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This week we have a quest post from Jo Middleton, Slummy Single Mummy aka @mummyblogger, an award-winning blogger and a copywriter with amazing Twitter following. 

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I work a lot with social media. I also teach other individuals and businesses how to best use social media to connect with their customers and drive sales. Social is a fantastic tool after all, we’d be fools to ignore it.

While my clients might be keen to know about the latest scheduling and analytics tools though, there is one exercise I often do that has nothing to do with hashtags or trends, it’s about getting to know your customer – really knowing them.

“Oh yes,” you might be thinking, “I already know my customer. They’re 35-55, they work in a managerial post…”

OK, but hold on a minute. How many actual people do you know who are 35-55? Real people have real ages – they are 36 or 43 or 52. They aren’t a demographic; they are unique individuals with hopes and dreams and fears. When you really begin to understand your customer on this level, then you can start to make your marketing shine.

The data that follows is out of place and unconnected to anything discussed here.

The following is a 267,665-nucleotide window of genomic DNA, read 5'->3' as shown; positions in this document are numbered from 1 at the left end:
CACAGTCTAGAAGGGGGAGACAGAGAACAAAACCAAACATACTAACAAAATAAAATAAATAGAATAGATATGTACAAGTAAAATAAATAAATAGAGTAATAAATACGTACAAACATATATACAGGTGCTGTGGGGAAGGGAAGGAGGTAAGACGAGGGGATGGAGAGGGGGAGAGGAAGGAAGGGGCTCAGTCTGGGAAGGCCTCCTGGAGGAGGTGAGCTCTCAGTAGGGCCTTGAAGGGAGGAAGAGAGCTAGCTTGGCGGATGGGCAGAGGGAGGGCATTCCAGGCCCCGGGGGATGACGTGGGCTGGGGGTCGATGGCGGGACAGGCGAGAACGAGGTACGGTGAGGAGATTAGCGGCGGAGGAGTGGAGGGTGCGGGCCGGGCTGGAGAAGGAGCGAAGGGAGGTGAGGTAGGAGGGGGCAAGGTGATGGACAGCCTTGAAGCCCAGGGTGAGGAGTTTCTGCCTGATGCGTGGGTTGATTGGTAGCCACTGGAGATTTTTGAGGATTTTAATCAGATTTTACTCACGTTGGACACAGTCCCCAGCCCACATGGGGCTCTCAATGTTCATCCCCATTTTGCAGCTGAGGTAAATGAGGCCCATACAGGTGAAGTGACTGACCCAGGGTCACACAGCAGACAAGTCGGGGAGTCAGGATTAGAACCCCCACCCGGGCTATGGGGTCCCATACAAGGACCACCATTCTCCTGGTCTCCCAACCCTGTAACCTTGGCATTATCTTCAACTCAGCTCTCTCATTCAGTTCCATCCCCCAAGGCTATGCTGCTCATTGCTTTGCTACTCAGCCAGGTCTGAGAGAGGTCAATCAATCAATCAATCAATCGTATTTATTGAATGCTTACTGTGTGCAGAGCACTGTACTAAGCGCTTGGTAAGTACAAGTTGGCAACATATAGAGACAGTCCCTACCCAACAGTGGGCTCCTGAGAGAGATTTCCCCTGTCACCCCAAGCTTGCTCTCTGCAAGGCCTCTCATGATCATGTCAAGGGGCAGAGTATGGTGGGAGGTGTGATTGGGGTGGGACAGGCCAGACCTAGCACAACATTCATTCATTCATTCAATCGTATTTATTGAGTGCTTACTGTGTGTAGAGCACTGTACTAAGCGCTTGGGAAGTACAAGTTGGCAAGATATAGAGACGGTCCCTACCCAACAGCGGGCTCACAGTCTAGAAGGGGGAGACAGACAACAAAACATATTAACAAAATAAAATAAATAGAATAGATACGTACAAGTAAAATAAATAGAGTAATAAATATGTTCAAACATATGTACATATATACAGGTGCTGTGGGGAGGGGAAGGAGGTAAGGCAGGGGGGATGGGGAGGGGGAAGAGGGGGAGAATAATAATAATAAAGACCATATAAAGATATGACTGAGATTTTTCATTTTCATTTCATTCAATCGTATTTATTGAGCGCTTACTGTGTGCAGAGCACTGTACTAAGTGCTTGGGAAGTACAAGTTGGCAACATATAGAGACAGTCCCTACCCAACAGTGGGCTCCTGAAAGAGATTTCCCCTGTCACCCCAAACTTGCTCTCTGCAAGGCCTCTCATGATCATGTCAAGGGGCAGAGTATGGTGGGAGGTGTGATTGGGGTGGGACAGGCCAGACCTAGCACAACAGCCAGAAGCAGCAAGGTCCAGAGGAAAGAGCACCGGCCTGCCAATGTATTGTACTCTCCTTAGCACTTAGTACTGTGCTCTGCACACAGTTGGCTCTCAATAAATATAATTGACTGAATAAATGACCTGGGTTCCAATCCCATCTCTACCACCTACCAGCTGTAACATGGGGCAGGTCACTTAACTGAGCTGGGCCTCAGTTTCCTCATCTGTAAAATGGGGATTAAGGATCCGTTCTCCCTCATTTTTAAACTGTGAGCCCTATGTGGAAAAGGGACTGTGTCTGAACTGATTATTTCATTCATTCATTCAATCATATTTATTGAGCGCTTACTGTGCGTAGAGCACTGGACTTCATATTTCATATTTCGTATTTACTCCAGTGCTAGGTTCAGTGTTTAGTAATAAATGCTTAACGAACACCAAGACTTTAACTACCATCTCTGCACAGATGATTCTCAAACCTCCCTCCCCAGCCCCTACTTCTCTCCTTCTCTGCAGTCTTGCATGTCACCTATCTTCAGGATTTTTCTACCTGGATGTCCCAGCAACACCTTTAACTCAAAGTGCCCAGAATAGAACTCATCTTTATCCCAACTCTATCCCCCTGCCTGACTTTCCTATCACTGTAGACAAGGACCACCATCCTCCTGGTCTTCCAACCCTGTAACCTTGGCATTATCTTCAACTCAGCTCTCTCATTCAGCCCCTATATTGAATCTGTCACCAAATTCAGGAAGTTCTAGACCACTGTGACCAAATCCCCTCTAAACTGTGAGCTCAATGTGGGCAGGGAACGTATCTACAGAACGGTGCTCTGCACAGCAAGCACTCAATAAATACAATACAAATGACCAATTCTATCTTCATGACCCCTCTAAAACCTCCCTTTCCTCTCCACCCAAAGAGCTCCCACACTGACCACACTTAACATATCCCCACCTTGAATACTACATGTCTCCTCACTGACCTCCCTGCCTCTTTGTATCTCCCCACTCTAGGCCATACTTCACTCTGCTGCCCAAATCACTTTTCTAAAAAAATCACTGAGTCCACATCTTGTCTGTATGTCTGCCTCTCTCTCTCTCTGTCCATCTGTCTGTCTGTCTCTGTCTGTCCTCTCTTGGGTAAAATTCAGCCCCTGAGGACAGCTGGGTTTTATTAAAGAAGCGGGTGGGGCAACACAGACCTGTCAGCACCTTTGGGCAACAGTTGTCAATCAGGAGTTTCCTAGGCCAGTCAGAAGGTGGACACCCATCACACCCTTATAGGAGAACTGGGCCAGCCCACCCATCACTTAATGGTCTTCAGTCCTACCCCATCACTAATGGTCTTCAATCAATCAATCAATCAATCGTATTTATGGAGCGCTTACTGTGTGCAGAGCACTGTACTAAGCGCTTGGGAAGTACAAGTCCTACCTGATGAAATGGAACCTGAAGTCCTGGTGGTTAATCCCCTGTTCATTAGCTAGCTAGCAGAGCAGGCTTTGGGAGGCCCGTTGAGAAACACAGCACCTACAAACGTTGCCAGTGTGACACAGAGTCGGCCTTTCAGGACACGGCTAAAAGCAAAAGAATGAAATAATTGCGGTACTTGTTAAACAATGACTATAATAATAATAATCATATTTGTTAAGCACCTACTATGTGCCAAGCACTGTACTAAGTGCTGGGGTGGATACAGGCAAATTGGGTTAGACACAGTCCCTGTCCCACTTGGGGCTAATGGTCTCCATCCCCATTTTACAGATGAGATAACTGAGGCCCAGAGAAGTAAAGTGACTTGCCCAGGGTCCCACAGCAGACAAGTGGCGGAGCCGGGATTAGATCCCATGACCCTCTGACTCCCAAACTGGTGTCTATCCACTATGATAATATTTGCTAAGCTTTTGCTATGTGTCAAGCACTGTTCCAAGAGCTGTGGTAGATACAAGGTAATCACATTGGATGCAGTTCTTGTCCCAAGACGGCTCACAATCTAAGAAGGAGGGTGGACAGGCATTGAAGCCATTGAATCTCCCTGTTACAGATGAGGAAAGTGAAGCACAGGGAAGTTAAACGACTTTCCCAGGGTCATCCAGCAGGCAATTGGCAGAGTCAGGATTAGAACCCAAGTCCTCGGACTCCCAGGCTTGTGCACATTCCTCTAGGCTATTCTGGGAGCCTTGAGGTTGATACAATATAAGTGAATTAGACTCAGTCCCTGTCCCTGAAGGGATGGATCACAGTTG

Let’s take my life for instance. I was the school swot – best GCSE results in my year, and pregnant at 16. Baby under one arm, (quite literally at times), I went to college and to university and graduated with a first class economics degree when my daughter was four years old. I’ve been a dual parent, single parent, employee and business owner. I own a brand new car but I’ve never skied. I don’t fit naturally into a typical demographic.

Now, with two children, 18 and 11, my life revolves around working and being a mum. My key issues are a lack of time, a strong desire to be a positive role model for my daughters and a permanent sense of being pulled in different directions at once. I like things that make my life simpler or more efficient. I dislike clutter and feeling out of control.

The advertising and marketing that really grabs my attention is the stuff that promises me a solution to the real problems in my life or taps into a fear or insecurity. A tweet that promises ‘7 quick ways to make your children believe they are more important to you than work’ is going to get me clicking.

If you do one thing this year then to improve your social marketing, get to know your customer. Give them a name, cut out a picture from a magazine, build a personality for them and ‘interview’ them about their fears and ambitions. Stick this person up near your computer and every time you write something, think about how it’s going to be useful or entertaining for them.

Give it a go. You’ll very quickly feel how the messages you’re putting out suddenly have more meaning, and the connections you form will be stronger because of it.

Jo Middleton

Jo will be running our ‘Social Media for Start-ups‘, a hands on starter session for women entrepreneurs on 27.2..

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